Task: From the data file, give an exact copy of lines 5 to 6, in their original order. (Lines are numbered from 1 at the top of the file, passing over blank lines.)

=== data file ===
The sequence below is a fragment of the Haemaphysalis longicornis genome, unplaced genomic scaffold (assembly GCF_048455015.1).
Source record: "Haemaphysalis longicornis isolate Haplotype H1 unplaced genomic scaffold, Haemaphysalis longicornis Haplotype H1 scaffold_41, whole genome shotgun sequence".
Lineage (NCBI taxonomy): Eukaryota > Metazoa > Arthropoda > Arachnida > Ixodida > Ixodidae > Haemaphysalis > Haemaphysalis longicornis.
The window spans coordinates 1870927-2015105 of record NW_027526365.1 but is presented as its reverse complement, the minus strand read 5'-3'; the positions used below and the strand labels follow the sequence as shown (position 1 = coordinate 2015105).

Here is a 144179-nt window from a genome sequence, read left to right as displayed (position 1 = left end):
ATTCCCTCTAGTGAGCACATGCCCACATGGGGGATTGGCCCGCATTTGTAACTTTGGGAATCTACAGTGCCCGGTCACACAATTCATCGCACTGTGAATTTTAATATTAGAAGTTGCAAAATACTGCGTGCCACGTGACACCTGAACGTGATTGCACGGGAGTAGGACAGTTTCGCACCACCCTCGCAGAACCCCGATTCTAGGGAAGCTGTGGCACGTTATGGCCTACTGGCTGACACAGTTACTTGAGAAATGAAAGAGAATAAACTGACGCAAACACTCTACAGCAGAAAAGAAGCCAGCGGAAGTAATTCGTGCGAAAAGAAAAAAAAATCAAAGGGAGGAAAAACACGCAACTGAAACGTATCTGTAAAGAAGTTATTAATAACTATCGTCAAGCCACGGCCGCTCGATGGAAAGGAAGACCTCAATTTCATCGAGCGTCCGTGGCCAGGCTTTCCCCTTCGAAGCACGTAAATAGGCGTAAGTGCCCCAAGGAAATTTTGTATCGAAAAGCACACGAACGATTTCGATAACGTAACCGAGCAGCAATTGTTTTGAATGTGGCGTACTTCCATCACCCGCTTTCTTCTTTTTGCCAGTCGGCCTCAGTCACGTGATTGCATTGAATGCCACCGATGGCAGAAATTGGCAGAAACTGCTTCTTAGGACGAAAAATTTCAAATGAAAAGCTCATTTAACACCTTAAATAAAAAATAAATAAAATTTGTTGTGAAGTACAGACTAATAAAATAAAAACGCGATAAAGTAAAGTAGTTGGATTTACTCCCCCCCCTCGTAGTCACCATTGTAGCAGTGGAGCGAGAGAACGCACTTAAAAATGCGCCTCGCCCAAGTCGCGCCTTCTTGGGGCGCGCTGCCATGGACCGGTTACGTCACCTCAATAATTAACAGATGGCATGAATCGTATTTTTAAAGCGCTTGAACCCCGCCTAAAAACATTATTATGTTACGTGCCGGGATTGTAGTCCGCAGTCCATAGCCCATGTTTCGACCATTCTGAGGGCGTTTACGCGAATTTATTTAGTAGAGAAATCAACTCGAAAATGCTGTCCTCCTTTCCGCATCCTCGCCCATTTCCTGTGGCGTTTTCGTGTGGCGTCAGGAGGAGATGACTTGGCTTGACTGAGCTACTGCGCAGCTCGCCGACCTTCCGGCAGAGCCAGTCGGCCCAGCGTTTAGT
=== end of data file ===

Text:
Here is a 144179-nt window from a genome sequence, read left to right as displayed (position 1 = left end):
ATTCCCTCTAGTGAGCACATGCCCACATGGGGGATTGGCCCGCATTTGTAACTTTGGGAATCTACAGTGCCCGGTCACACAATTCATCGCACTGTGAATTTTAATATTAGAAGTTGCAAAATACTGCGTGCCACGTGACACCTGAACGTGATTGCACGGGAGTAGGACAGTTTCGCACCACCCTCGCAGAACCCCGATTCTAGGGAAGCTGTGGCACGTTATGGCCTACTGGCTGACACAGTTACTTGAGAAATGAAAGAGAATAAACTGACGCAAACACTCTACAGCAGAAAAGAAGCCAGCGGAAGTAATTCGTGCGAAAAGAAAAAAAAATCAAAGGGAGGAAAAACACGCAACTGAAACGTATCTGTAAAGAAGTTATTAATAACTATCGTCAAGCCACGGCCGCTCGATGGAAAGGAAGACCTCAATTTCATCGAGCGTCCGTGGCCAGGCTTTCCCCTTCGAAGCACGTAAATAGGCGTAAGTGCCCCAAGGAAATTTTGTATCGAAAAGCACACGAACGATTTCGATAACGTAACCGAGCAGCAATTGTTTTGAATGTGGCGTACTTCCATCACCCGCTTTCTTCTTTTTGCCAGTCGGCCTCAGTCACGTGATTGCATTGAATGCCACCGATGGCAGAAATTGGCAGAAACTGCTTCTTAGGACGAAAAATTTCAAATGAAAAGCTCATTTAACACCTTAAATAAAAAATAAATAAAATTTGTTGTGAAGTACAGACTAATAAAATAAAAACGCGATAAAGTAAAGTAGTTGGATTTACTCCCCCCCCTCGTAGTCACCATTGTAGCAGTGGAGCGAGAGAACGCACTTAAAAATGCGCCTCGCCCAAGTCGCGCCTTCTTGGGGCGCGCTGCCATGGACCGGTTACGTCACCTCAATAATTAACAGATGGCATGAATCGTATTTTTAAAGCGCTTGAACCCCGCCTAAAAACATTATTATGTTACGTGCCGGGATTGTAGTCCGCAGTCCATAGCCCATGTTTCGACCATTCTGAGGGCGTTTACGCGAATTTATTTAGTAGAGAAATCAACTCGAAAATGCTGTCCTCCTTTCCGCATCCTCGCCCATTTCCTGTGGCGTTTTCGTGTGGCGTCAGGAGGAGATGACTTGGCTTGACTGAGCTACTGCGCAGCTCGCCGACCTTCCGGCAGAGCCAGTCGGCCCAGCGTTTAGT